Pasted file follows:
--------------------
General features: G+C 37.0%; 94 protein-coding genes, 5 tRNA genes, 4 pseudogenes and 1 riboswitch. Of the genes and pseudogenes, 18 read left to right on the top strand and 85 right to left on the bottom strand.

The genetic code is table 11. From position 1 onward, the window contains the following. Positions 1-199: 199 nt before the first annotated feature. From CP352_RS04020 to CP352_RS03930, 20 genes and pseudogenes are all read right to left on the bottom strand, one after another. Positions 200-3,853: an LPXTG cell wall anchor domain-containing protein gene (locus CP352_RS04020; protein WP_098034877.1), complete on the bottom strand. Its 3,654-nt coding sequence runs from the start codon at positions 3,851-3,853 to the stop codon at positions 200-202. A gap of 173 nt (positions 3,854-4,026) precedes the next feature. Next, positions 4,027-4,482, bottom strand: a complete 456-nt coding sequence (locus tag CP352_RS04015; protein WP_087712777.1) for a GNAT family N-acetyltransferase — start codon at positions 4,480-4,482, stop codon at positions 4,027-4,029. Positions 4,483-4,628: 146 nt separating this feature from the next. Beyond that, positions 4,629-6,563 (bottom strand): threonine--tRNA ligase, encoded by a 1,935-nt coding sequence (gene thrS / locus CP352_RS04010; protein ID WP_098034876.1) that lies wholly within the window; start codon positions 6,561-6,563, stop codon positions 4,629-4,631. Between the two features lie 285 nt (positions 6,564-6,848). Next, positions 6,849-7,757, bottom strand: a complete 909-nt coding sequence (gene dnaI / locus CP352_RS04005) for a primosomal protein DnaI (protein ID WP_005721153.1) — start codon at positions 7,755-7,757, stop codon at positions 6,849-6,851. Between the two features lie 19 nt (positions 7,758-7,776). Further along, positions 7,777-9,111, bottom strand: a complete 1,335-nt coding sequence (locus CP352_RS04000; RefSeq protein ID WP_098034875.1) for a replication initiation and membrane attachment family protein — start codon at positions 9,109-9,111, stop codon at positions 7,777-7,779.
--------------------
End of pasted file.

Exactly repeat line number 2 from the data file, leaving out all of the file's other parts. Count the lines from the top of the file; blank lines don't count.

The genetic code is table 11. From position 1 onward, the window contains the following. Positions 1-199: 199 nt before the first annotated feature. From CP352_RS04020 to CP352_RS03930, 20 genes and pseudogenes are all read right to left on the bottom strand, one after another. Positions 200-3,853: an LPXTG cell wall anchor domain-containing protein gene (locus CP352_RS04020; protein WP_098034877.1), complete on the bottom strand. Its 3,654-nt coding sequence runs from the start codon at positions 3,851-3,853 to the stop codon at positions 200-202. A gap of 173 nt (positions 3,854-4,026) precedes the next feature. Next, positions 4,027-4,482, bottom strand: a complete 456-nt coding sequence (locus tag CP352_RS04015; protein WP_087712777.1) for a GNAT family N-acetyltransferase — start codon at positions 4,480-4,482, stop codon at positions 4,027-4,029. Positions 4,483-4,628: 146 nt separating this feature from the next. Beyond that, positions 4,629-6,563 (bottom strand): threonine--tRNA ligase, encoded by a 1,935-nt coding sequence (gene thrS / locus CP352_RS04010; protein ID WP_098034876.1) that lies wholly within the window; start codon positions 6,561-6,563, stop codon positions 4,629-4,631. Between the two features lie 285 nt (positions 6,564-6,848). Next, positions 6,849-7,757, bottom strand: a complete 909-nt coding sequence (gene dnaI / locus CP352_RS04005) for a primosomal protein DnaI (protein ID WP_005721153.1) — start codon at positions 7,755-7,757, stop codon at positions 6,849-6,851. Between the two features lie 19 nt (positions 7,758-7,776). Further along, positions 7,777-9,111, bottom strand: a complete 1,335-nt coding sequence (locus CP352_RS04000; RefSeq protein ID WP_098034875.1) for a replication initiation and membrane attachment family protein — start codon at positions 9,109-9,111, stop codon at positions 7,777-7,779.